New technology at Bicma includes a complete production program for baby and adult diaper machines and rebuilds, which was introduced in 2006. “The program is based on our own concepts and developments and Bicma’s strong experience in servodrive technology and electronics,” commented Ms. Allar. The company is also focusing on applicators for elastic foam for the sides of light incontinence products. Short-cut foam pieces are applied and stretched from the starting point up to the end without any flat areas. Bicma also offers applicators for elastic foam for baby and adult diaper cuffs, instead of lycra strings, and an Easypack trifolder/single-wrapper for elastic light incontinence products.
Just being unveiled by RML is its RML model .007-450-BD baby diaper converting line. Designed to handle basic or premium features, the system has a production output speed of 320 pieces/minute and a production efficiency of 85% with 2.5% waste. The machine produces diapers in sizes small through extra large, according to client specification, and in various product configurations, such as poly backsheet or laminated (nonwoven plus film); pulp core plus SAP; tissue/nonwoven; and frontal tape plus side tapes. For premium diapers, the machine can produce leg cuffs, elastic waist bands and acquisition layers. Additionally, the new RML diaper line features a double pulp reels stand, a saw mill for treated and untreated pulp, a defibration chamber, drumforming and an SAP volumetric dosing unit.
In other news from RML, the company’s partner Delta, an Italian machinery manufacturer, is introducing the Delta Mod 006 this month. The system will manufacture new adult incontinence products with a patented fastening system. “This innovative diaper shape provides a level of comfort and hygiene unknown in respect to traditional all-in-one products with lateral flaps,” stated Mr. Biancardi. Until it begins prodution for a major European distributor at the end of January 2007, the line can be seen at the Delta plant.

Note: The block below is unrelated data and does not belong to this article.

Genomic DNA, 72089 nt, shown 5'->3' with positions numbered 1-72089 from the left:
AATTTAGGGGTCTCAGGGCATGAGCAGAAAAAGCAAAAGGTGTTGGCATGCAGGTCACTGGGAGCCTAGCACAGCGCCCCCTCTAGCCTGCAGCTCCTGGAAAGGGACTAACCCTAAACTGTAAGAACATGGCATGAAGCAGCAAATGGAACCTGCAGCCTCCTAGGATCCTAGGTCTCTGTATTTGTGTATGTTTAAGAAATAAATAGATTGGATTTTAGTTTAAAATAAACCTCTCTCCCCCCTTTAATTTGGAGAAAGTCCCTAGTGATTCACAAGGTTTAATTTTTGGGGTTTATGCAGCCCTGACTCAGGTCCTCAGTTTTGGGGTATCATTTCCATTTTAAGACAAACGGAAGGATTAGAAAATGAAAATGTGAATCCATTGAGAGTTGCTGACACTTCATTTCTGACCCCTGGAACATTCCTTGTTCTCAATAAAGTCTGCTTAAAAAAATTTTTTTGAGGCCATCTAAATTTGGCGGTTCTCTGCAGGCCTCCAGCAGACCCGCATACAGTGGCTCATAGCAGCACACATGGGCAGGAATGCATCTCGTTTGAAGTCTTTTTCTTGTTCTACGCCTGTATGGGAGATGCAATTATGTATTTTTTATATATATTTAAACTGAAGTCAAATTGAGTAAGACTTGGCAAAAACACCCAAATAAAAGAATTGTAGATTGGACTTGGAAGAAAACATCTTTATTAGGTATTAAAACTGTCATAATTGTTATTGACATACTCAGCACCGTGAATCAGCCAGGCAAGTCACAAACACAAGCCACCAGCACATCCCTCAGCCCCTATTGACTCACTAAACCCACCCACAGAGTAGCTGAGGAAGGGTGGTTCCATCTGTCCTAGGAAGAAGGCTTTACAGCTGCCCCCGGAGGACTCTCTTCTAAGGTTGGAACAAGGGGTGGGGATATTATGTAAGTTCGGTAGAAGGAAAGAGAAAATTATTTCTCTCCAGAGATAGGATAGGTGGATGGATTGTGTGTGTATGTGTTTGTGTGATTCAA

As predicted, globalization has spurred growth for hygiene machinery in emerging markets, particularly in fem care and baby care products. In addition to China and India, specific areas of interest are Eastern Europe (including Russia and Turkey), the Middle East and Brazil. On the other hand, globalization has also brought on consolidation of production equipment within companies that have several plants worldwide. This caused an investment pause in 2005 and 2006; however, new investments are expected in 2007, especially in new technology concepts and specific upgrades.
For GDM, globalization has helped play a role in the company’s increasing focus on the South American region. GDM has moved the production of certain parts and entire product lines to its Brazilian facility. “This way we are able to better cater to the South American market, which has been very active in recent years. We can also reduce product costs without sacrificing quality and performance,” said Mr. Conio.
Looking to the Asia-Pacific region in the coming years, Bicma expects some products to be imported from Asia and no longer be manufactured in North America or Europe. “But this trend will not affect all product types,” predicted Ms. Allar. She added that the growing industry in the Asia-Pacific region is causing shortages and price increases of basic materials such as steel for the machines.